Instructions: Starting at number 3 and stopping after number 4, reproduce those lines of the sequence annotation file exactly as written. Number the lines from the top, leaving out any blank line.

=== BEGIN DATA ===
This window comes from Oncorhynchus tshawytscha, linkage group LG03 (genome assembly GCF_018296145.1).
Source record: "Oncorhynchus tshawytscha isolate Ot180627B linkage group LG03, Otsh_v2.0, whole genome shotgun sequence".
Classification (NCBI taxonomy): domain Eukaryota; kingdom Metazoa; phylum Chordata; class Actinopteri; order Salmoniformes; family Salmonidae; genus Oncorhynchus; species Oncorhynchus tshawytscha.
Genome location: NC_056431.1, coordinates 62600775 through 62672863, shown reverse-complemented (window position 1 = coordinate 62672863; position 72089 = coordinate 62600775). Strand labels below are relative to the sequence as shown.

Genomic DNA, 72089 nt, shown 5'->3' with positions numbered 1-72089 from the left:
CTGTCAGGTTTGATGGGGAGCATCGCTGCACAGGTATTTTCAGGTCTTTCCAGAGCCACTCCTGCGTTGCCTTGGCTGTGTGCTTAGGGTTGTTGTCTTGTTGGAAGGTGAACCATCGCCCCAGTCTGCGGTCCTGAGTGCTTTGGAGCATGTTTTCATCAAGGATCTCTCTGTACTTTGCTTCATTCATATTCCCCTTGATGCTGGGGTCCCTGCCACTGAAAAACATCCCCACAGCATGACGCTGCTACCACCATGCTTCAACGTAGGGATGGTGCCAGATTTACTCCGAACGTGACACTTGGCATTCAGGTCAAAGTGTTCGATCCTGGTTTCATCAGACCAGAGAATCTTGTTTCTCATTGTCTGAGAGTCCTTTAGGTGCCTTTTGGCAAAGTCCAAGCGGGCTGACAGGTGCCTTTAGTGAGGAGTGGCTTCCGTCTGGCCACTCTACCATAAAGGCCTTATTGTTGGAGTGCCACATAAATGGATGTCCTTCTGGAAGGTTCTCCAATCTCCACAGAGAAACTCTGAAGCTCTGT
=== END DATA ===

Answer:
Classification (NCBI taxonomy): domain Eukaryota; kingdom Metazoa; phylum Chordata; class Actinopteri; order Salmoniformes; family Salmonidae; genus Oncorhynchus; species Oncorhynchus tshawytscha.
Genome location: NC_056431.1, coordinates 62600775 through 62672863, shown reverse-complemented (window position 1 = coordinate 62672863; position 72089 = coordinate 62600775). Strand labels below are relative to the sequence as shown.